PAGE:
Finally addressing the Polarized Mind

US Navy photo circa 1962.
US Navy photo circa 1962.

As long as we focus on symptoms, we’ll lose the battle to fight extremism and polarization—and not just with deranged gunmen, radicalized bombers, or overzealous vigilantes. We’ll lose the battle with rabid ideologues, shameless executives, and bullheaded politicians; with merciless drug lobbyists and myopic corporate polluters. We’ll lose the battle with media pundits and commercial propaganda, with “instant” messaging and virtual relationships. In short, and as I point out in The Polarized Mind, we don’t merely have an isolated problem with fixated minds in this country (and world); we have a broad and diversified problem with fixated minds, and it’s worsening the problem for us all.

To compound this problem, our so-called remedies for fixated minds are all too often fixated themselves. For example, we’re pouring billions of dollars into weaponry to fight terrorism but nary a cent to engage in the intimate, professionally facilitated dialogues that we know from psychotherapy research are remarkably effective to resolve conflicts. We’re obsessed over brain research to combat mental disorder but almost dumbstruck when it comes to refining our understanding of the experiences that lead to and inform the neurology that is investigated. We spend untold amounts for short-term, quick fix mental health elixirs, but virtually nil for the kind of longer term, relational modalities that have been shown to produce the most gratifying longer-term results. One example: the study by maverick psychiatrist Loren Mosher (reported in the Journal of Nervous and Mental Diseases in 1999 and later upheld in the Schizophrenia Bulletin in 2008) showing that intensively supported, minimally medicated patients in a psychiatric facility functioned better at two years follow up than traditionally treated patients at a conventional facility—and for about equal cost. Another example: a 1995 Consumer Reports study (which has since been supported by subsequent research) showing that longer-term psychotherapy did considerably better than shorter term on dimensions of “growth, insight, confidence, productivity at work, interpersonal relations, and enjoyment of life.”

The glaring point is that we need the equivalent of a Manhattan Project for depth psychology. We need a mobilization on the scale of the Marshall Plan, if we are to have a chance to stem the polarization and violence that threatens our planet daily. Why can’t we divert even a quarter of the money we spend on weaponry and drugs in this country to support professionally facilitated, in depth dialogues between adversarial heads of state—diplomats and legislators—at critical junctures of their tenure? Why couldn’t even a fragment of the money we spend on tax subsidies for the upper 1 percent be spent on substantive, relationship-centered mental health provisions for emotionally disabled youth who, without such provisions, may become our future rampage killers, or life-long wards of state? Why couldn’t we spend even a modicum of what we shell out for math and science curricula to fund personally meaningful, morally illuminating arts and humanities programs in the public schools?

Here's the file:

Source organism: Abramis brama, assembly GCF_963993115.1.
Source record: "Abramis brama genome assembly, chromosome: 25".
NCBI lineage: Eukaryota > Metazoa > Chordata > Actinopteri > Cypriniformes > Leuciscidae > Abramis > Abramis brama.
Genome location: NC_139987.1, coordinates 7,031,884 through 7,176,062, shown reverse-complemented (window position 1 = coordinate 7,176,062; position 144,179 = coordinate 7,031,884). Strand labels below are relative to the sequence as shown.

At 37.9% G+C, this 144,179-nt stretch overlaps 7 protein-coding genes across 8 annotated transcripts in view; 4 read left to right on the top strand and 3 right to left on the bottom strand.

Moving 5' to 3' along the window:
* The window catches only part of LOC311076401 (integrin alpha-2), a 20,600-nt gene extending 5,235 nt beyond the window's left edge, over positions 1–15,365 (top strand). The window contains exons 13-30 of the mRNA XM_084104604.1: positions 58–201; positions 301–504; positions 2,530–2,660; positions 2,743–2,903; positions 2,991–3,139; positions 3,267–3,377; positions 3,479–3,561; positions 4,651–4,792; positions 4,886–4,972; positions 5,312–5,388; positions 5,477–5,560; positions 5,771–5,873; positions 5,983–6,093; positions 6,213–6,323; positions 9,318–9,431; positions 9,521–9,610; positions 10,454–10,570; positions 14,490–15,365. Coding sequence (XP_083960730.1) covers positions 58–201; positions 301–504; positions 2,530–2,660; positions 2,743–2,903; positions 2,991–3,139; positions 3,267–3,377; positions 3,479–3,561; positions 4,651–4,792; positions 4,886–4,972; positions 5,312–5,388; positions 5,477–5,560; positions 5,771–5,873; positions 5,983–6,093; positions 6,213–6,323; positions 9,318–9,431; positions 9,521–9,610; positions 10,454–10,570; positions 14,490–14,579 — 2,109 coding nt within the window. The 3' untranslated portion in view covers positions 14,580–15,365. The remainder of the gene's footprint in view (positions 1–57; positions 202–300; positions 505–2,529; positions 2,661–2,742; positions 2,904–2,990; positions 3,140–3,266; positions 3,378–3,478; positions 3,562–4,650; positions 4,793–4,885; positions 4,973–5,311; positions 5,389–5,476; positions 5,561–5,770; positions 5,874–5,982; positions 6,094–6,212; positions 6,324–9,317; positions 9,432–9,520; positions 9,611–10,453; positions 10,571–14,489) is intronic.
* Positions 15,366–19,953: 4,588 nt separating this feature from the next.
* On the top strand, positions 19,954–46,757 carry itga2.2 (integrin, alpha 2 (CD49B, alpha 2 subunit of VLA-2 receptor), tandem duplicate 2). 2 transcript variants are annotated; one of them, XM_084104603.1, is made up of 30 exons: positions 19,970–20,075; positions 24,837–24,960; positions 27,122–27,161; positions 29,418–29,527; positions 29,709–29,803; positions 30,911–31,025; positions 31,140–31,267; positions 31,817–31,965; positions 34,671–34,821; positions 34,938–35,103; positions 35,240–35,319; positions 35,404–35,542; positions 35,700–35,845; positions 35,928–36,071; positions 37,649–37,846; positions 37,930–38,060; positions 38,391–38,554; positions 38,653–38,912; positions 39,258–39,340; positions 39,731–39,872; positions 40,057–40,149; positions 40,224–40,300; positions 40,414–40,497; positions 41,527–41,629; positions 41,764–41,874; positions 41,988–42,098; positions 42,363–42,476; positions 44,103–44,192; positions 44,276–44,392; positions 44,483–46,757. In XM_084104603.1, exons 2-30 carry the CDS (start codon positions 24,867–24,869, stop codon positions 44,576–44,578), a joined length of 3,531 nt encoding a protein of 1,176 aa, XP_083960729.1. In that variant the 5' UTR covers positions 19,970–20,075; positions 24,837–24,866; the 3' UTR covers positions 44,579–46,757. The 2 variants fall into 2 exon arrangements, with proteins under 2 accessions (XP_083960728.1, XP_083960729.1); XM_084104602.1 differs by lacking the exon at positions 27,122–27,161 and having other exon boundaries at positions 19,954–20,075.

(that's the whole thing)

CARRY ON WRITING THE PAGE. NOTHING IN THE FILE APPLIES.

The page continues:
If we are to combat historically rooted, technologically bolstered polarization in our contemporary world, we are going to need bold thinking with longer term, in depth results. As a clinical psychologist with more than 35 years of experience, I have seen how the quick fix, instant solution has repeatedly failed when it comes to issues of profound moral import, while the active but slower tussling with such issues has triumphed, both for individuals and societies. If we are to have a chance of saving both ourselves and our planet over the coming decades, we will need to mature in ways rarely anticipated by the architects of conventional culture: we will need to mature in the fashion of those who have combated polarization down through the ages—our seers, sages, and depth psychotherapists.

— Kirk Schneider

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